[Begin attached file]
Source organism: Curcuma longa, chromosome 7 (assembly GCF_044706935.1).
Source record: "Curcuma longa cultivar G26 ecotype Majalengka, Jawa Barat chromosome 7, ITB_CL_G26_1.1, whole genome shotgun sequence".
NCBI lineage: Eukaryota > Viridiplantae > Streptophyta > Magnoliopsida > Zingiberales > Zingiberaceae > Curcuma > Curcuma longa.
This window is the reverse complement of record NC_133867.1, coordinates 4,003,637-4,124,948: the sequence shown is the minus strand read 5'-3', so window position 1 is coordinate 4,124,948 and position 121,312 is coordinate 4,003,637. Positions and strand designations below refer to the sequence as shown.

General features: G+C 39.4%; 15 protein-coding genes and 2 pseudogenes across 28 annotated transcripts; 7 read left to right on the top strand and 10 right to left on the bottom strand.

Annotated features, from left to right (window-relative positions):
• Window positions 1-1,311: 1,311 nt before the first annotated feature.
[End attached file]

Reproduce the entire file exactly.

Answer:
Source organism: Curcuma longa, chromosome 7 (assembly GCF_044706935.1).
Source record: "Curcuma longa cultivar G26 ecotype Majalengka, Jawa Barat chromosome 7, ITB_CL_G26_1.1, whole genome shotgun sequence".
NCBI lineage: Eukaryota > Viridiplantae > Streptophyta > Magnoliopsida > Zingiberales > Zingiberaceae > Curcuma > Curcuma longa.
This window is the reverse complement of record NC_133867.1, coordinates 4,003,637-4,124,948: the sequence shown is the minus strand read 5'-3', so window position 1 is coordinate 4,124,948 and position 121,312 is coordinate 4,003,637. Positions and strand designations below refer to the sequence as shown.

General features: G+C 39.4%; 15 protein-coding genes and 2 pseudogenes across 28 annotated transcripts; 7 read left to right on the top strand and 10 right to left on the bottom strand.

Annotated features, from left to right (window-relative positions):
• Window positions 1-1,311: 1,311 nt before the first annotated feature.